Conjunctivitis aka Pinkeye
Conjunctivitis is an infection or inflammation of the membranes that cover the eye and eyelids. It is uncommon in the newborn period and should be examined by your pediatrician to establish the cause of infection. Sometimes newborns will have a blocked tear duct with discharge from the eye.
Conjunctivitis is common in childhood and is frequently referred to as “pinkeye.” Redness of the eye, the lids, with swelling and a discharge is usually seen. Often in bacterial infections, the eyelids will be matted and stuck together in the morning upon awakening.
These infections should be seen by your pediatrician and and are usually treated with antibiotic eye drops.. This is not an emergency but a condition that should be attended to promptly during office hours. If there is much swelling of the lids, redness, discharge and fever, the infection may have extended deeper into the surrounding tissues and should be seen as soon as possible. Many conditions, which look similar to bacterial infections of the eyes, are due to viral infections, allergies, foreign particles or other irritants (such as swimming pool water) and do not require antibiotics.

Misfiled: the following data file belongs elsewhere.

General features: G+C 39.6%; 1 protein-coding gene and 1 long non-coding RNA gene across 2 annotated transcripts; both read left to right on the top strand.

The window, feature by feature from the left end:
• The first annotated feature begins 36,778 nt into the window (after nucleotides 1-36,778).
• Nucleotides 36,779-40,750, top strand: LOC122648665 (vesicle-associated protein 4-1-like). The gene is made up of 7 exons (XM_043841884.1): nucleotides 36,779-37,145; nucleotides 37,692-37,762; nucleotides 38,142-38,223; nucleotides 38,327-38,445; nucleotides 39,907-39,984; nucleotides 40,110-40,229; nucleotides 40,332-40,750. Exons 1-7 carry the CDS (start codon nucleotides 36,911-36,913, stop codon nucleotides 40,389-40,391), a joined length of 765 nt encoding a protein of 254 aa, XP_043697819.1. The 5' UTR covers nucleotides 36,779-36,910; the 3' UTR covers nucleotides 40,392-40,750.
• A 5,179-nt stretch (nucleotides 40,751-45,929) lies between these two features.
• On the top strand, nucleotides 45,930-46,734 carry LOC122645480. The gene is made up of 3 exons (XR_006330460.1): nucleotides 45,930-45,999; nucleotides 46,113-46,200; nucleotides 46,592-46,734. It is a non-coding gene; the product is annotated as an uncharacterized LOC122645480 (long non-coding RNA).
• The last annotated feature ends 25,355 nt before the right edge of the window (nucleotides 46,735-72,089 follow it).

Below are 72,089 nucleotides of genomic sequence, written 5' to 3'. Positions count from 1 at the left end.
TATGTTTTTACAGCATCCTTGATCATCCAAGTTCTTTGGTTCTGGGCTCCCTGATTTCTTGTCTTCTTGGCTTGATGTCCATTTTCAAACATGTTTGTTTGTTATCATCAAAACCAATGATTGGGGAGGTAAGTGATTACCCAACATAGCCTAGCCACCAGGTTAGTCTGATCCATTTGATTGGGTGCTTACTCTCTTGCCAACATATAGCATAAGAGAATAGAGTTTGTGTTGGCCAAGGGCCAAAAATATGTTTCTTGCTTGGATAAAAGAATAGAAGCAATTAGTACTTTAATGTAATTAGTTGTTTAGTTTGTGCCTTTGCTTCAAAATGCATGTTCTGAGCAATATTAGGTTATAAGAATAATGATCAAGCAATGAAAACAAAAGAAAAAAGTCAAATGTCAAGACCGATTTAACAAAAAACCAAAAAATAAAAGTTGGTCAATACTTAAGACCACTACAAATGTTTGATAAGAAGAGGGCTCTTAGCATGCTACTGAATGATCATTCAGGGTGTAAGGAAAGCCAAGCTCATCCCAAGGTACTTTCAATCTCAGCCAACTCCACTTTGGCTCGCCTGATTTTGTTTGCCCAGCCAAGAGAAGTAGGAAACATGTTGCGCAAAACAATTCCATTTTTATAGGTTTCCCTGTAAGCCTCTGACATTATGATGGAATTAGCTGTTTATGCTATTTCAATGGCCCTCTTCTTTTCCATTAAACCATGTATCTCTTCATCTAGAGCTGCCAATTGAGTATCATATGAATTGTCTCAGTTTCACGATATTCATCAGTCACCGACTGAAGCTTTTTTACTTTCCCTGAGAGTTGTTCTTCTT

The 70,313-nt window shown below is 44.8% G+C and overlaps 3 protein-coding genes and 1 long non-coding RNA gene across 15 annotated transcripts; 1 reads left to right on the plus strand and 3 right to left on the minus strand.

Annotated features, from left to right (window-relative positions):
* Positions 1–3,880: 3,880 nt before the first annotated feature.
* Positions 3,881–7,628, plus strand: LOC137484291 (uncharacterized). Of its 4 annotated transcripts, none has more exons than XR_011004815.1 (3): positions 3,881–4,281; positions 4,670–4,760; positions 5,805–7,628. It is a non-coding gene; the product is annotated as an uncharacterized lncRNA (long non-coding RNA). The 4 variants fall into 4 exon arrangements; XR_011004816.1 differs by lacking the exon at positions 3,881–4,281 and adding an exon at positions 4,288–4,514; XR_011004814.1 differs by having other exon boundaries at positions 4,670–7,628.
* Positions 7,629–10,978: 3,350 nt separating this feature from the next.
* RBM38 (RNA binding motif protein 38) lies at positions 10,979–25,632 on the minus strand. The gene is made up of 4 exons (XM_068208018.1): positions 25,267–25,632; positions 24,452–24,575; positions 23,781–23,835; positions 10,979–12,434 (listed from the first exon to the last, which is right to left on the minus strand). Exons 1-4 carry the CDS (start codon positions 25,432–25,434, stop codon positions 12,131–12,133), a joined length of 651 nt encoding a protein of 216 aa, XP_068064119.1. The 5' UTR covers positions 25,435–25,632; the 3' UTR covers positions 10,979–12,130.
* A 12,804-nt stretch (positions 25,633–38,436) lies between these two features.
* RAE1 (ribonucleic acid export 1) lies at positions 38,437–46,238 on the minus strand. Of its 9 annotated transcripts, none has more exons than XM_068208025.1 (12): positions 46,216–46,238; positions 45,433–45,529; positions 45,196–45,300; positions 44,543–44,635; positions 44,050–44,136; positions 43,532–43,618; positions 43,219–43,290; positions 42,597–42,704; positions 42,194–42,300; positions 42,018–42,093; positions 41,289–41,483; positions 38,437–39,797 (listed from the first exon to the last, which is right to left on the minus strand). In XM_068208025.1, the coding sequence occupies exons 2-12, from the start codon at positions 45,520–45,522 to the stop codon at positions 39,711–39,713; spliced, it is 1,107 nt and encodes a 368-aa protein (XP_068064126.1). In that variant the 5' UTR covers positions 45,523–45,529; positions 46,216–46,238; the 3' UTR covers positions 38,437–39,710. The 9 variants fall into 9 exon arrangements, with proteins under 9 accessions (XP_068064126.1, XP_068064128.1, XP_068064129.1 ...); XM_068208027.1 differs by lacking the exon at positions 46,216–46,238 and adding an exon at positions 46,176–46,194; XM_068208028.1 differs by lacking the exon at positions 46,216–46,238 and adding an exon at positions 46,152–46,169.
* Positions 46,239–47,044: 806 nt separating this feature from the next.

Remember that in the newborn period, many babies will have a condition known as a blocked tear duct. This causes a clear drainage with a small amount of mucus, but little or no redness or swelling of the lids. This is caused by a blockage (usually temporary) of the baby’s tearduct and usually is relieved by gentle massage. Do this by placing your little finger on the side of the baby’s nose, near the angle of the eye and using a rocking motion with pressure, three times a day. Occasionally, an ophthalmologist will need to see your baby if the condition persists after 12 months of age.